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Andy Potts: You’re My No. 1 Recruit

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Written by: Andy Potts

I’ve figured it out. No, I don’t know the secret to life but I do know the best way for you to have the most enjoyable experience at your next race: Get your best friend(s) to join you!

Ever since I started triathlon in 2002, I have tried to get my friends to sign up for a race that I’m doing. I’ve been successful in my recruitment to the point that I had two college roommates do a triathlon with me, another one do a relay, and one more sign up on his own. It has extended into my family as well—my wife, mom, dad, brother, uncle, aunt, cousins and sister-in-law have all done a triathlon or a relay.

Photo: Robert Murphy
Photo: Robert Murphy

The stepping stones to recruiting start with getting a friend/family member to support you at a race. The progression then extends to getting them involved in a relay. Once they have seen and felt the festival atmosphere of triathlon, they might just get the bug.

Recruiting others for triathlon is very similar to recruiting athletes for college sports. When I was recruited as a swimmer coming out of high school in 1994, I remember the red carpet being rolled out for me when I visited college campuses.

My college recruiting process started with a phone call from the head coach. Along the way were weekly phone calls and mail (in the era before e-mail) to highlight the life at each university. When I decided to visit a school, the head coach and my host (one of the guys on the team) would pick me up at the airport. Every one of my college campus visits coincided with a major football game and campus activity so I got to see the height of campus fever I would experience if I decided to go to at their school. There were always other recruits on my trips, which made the bonding experience more memorable. During our time on campus we would go out to the best local restaurants with the coaching staff and our hosts to get a general feel for the city. There were a few items of business at every school—tours of the academic campus, the athletic campus, and sometimes auditing a class. However, a heavy part of my decision was based on the atmosphere and energy that was created by the team, staff and students at the university. This always trumped any curriculum, weather or location.

Now, you don’t have to go to those lengths to recruit your friends into triathlon, but you certainly can learn some lessons from the process.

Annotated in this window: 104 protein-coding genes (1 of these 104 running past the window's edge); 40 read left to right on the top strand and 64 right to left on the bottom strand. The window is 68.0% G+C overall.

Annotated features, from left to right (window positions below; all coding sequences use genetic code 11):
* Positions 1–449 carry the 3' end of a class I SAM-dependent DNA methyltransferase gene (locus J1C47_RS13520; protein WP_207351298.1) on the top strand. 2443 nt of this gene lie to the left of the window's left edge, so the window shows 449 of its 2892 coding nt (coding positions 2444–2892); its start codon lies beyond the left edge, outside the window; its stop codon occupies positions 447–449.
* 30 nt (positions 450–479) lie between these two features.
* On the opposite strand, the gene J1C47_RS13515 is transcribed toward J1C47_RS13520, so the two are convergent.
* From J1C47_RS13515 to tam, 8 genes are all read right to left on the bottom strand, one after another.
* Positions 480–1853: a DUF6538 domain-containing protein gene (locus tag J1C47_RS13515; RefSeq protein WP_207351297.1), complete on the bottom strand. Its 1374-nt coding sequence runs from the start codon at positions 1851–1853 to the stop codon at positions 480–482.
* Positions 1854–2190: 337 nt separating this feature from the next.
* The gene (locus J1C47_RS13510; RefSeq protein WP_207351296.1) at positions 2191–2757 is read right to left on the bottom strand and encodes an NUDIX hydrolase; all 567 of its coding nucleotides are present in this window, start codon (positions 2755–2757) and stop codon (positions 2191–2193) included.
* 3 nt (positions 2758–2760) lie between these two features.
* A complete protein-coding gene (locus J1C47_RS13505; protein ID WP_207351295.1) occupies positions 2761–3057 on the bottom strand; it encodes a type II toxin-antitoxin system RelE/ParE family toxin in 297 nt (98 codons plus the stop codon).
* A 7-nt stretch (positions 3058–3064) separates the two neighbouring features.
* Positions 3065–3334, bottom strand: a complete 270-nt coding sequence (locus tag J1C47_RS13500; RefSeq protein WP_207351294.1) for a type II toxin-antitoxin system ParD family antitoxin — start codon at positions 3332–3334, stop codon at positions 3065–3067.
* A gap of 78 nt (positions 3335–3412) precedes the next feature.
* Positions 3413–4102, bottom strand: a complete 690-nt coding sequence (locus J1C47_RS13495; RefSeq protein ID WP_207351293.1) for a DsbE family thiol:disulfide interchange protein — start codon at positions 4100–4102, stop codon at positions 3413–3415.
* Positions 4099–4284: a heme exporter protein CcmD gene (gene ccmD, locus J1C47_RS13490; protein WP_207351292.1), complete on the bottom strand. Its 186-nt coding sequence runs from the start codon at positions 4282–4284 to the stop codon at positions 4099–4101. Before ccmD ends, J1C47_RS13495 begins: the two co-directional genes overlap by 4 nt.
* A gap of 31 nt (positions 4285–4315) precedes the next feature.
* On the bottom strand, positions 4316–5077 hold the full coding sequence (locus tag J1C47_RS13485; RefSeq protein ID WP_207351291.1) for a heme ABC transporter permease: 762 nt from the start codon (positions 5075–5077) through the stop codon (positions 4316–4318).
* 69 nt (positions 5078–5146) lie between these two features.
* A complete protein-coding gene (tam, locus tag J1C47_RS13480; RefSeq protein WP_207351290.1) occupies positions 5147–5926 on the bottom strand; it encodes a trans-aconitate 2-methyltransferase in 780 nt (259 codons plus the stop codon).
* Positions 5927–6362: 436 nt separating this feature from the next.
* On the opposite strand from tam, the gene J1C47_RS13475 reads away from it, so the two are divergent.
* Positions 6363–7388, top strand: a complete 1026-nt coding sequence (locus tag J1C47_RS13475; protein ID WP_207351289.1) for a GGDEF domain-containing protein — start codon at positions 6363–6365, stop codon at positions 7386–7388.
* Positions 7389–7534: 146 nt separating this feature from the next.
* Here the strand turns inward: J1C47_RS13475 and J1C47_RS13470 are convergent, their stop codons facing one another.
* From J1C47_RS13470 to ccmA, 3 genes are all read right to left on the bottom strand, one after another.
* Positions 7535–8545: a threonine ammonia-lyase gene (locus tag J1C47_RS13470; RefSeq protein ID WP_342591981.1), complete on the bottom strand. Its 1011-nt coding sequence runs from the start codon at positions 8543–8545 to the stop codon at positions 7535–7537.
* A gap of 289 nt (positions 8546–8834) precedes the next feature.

Lesson 1: Show your prospective triathlete how much fun triathlons can be. Get them to cheer for you at a race and then soak up the post-race euphoria with them. Sell them with the line, “This can all be yours if you do a triathlon with me!”

Lesson 2: Take them to some of the great local restaurants that showcase the flavor of the event. That could mean a dinner in San Francisco or a campfire cookout at a state park—whatever you think best sells the event. You could also show off other must-see landmarks or hot spots.

Lesson 3: Let them see the camaraderie and friendships that are created during triathlon. Strong bonds are formed during a common struggle, and although triathlon is an individual sport it can be easily shared with others.

Lesson 4: Go to a great post-race party and live it up. You put a lot of hard work into your race day and there are rewards for doing so, including a post-race party.

Lesson 5: The biggest selling point triathlon has is the lifestyle and health payoff, not to mention the sense of accomplishment, the people, the fun and the overall experience.

The recruiting process never stops. The main reason I keep inviting my friends and family to join me is because when they do, I have so much fun with them on race day and hearing about their experiences. I like to lend them some of my knowledge to help them get the most out of their race. It is a pleasure to hear that they not only found the race a big challenge and a thrilling experience but also that they want to do another one soon. Having friends and family race helps take some of the focus off of my performance and helps me to think about others. Also, in a selfish way, it is nice to know that I’m sharing the pain and suffering that go along with racing.

Every time I am joined by a friend or family member, I have a great time at the race.

In a way, I feel that you and I are responsible for growing our sport. If you are reading this article, then you are the captive audience I need to play a direct role in helping our sport grow. With growth will come better events, more complete experiences and more people living a healthy life. It is up to you to bring your friends and family out to the races to cheer for you, but also to get them to participate. Triathlon is contagious, too, so I hope they will pass it on!

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